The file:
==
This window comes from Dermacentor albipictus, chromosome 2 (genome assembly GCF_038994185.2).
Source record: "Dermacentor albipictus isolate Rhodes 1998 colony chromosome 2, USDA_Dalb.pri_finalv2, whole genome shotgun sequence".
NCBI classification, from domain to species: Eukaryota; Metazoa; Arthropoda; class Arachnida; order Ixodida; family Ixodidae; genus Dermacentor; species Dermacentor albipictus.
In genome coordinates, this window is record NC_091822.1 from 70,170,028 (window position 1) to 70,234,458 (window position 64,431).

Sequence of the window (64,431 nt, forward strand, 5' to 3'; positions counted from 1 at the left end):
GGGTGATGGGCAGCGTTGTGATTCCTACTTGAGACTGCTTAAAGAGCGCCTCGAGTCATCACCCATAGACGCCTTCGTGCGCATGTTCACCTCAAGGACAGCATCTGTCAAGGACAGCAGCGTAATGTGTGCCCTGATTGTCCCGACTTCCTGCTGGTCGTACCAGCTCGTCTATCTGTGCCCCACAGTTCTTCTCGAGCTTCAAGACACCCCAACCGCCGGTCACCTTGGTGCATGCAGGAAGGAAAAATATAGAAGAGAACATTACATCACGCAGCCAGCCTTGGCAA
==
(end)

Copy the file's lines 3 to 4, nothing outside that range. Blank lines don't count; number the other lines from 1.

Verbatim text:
NCBI classification, from domain to species: Eukaryota; Metazoa; Arthropoda; class Arachnida; order Ixodida; family Ixodidae; genus Dermacentor; species Dermacentor albipictus.
In genome coordinates, this window is record NC_091822.1 from 70,170,028 (window position 1) to 70,234,458 (window position 64,431).